In 2012, the Plaintiff, the Petitioner on appeal, purchased a single-family residence in the Town of Grand Island, in Erie County, for the purpose of renting it out for periods of less than thirty days. In 2015, the Town enacted Local Law 9 prohibiting in certain zoning districts, short-term rentals unless the owner resided on the property. Having been denied a use variance, the Plaintiff sought a declaration that the Local Law unconstitutionally effected a regulatory taking. The Supreme Court, Erie County, granted the Town’s motion for summary judgment, dismissing the complaint and enjoining the Plaintiff from using the premises in violation of the Local Law. The Appellate Division, Fourth Department, affirmed the ruling of the lower court. According to the Appellate Division,
“…plaintiff did not submit evidence establishing that, due to the prohibition under Local Law 9 on short-term rentals, the subject premises was not capable of producing a reasonable return on his investment or that it was not adaptable to other suitable private use. Instead, plaintiff’s submissions showed a ‘mere diminution in the value of the property…[which] is insufficient to demonstrate a [regulatory] taking’ [citations omitted]. Indeed, plaintiff’s submissions demonstrated that he had some economically viable uses for the subject premises…”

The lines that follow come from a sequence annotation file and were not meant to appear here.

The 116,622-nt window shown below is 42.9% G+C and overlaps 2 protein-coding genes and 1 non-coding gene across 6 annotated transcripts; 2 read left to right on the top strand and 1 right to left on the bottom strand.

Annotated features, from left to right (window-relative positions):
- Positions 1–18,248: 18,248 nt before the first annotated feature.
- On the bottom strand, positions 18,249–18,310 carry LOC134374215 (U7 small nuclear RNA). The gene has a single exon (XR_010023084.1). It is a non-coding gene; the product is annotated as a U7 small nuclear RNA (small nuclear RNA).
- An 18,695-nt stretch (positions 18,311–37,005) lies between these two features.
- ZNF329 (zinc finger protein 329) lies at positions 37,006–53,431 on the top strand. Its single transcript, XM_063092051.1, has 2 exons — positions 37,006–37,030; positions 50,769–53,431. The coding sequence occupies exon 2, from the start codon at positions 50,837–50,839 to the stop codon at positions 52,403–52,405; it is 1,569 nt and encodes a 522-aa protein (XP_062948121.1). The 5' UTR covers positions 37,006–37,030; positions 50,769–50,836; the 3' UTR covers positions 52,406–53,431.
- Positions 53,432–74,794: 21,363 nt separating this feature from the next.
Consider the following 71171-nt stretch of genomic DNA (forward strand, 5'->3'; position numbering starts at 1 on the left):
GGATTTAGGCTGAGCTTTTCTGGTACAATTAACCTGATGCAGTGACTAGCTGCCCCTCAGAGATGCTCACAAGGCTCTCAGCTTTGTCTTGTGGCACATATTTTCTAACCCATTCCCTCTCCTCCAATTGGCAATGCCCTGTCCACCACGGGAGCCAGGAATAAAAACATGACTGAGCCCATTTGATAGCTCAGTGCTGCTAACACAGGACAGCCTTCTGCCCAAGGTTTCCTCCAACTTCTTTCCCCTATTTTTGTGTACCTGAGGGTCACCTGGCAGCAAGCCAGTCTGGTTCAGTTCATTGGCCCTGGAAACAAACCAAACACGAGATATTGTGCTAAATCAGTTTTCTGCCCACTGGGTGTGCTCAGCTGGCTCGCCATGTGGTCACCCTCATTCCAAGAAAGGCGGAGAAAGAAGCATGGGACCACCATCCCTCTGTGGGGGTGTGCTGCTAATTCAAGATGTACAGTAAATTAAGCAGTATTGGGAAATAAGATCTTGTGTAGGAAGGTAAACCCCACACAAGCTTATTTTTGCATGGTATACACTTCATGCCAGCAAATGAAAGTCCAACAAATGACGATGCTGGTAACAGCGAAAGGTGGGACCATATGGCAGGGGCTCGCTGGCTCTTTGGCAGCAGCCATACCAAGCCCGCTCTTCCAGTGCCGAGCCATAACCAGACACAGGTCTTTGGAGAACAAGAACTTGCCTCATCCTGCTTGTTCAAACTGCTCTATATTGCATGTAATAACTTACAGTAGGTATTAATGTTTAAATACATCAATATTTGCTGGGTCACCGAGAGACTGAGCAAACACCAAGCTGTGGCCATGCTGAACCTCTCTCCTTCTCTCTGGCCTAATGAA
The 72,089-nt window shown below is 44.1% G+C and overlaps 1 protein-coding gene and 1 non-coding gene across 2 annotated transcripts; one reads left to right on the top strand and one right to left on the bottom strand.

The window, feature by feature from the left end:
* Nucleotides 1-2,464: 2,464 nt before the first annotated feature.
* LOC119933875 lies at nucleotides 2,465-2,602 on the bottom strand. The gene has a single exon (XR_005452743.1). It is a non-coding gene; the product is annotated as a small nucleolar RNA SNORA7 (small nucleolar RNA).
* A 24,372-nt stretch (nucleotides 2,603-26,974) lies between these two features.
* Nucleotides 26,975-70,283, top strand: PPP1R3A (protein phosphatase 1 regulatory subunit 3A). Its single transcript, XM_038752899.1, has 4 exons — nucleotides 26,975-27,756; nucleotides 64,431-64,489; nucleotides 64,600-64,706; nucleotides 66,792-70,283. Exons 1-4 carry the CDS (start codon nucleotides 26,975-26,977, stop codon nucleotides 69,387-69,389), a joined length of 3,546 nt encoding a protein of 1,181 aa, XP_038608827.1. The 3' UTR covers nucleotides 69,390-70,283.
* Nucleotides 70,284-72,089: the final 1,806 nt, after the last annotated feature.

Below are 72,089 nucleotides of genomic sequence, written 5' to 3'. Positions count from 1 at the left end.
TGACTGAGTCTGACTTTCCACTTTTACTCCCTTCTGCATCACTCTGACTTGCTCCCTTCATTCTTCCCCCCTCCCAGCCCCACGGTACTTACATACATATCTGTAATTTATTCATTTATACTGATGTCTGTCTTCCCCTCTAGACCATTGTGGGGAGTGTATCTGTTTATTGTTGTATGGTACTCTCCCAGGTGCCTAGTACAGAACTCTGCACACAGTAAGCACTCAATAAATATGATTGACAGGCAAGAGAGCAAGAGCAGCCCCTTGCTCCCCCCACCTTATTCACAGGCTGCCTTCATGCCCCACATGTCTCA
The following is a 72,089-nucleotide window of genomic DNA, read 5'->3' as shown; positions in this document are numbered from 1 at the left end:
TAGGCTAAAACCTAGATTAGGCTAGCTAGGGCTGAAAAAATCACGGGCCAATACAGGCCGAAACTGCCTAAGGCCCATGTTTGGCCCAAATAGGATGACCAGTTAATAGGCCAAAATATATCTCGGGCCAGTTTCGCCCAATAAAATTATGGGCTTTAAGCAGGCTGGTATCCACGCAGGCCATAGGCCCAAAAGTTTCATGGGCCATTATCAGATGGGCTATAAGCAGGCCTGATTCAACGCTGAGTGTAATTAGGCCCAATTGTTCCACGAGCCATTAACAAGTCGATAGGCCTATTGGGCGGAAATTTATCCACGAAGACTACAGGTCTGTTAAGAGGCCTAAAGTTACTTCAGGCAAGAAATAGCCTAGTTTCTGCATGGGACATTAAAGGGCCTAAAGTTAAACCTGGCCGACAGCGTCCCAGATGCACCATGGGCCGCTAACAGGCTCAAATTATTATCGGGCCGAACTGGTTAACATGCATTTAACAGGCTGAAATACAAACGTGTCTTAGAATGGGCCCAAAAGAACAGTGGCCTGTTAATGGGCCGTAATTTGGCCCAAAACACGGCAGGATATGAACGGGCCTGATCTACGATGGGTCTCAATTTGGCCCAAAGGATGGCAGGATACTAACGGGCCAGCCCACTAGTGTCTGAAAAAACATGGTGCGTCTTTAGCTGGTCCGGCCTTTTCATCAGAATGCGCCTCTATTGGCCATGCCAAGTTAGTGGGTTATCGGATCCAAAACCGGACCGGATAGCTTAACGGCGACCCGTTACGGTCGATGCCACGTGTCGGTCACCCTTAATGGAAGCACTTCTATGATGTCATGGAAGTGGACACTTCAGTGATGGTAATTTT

“‘[E]ven if [Local Law 9] effected a regulatory taking, the appropriate relief would be a hearing to determine just compensation, not a declaration that the law is invalid [citation omitted]’”
Matter of Wallace v. Town of Grand Island, 2020 NY Slip Op 03301, decided June 12, 2020, is posted at http://www.nycourts.gov/reporter/3dseries/2020/2020_03301.htm.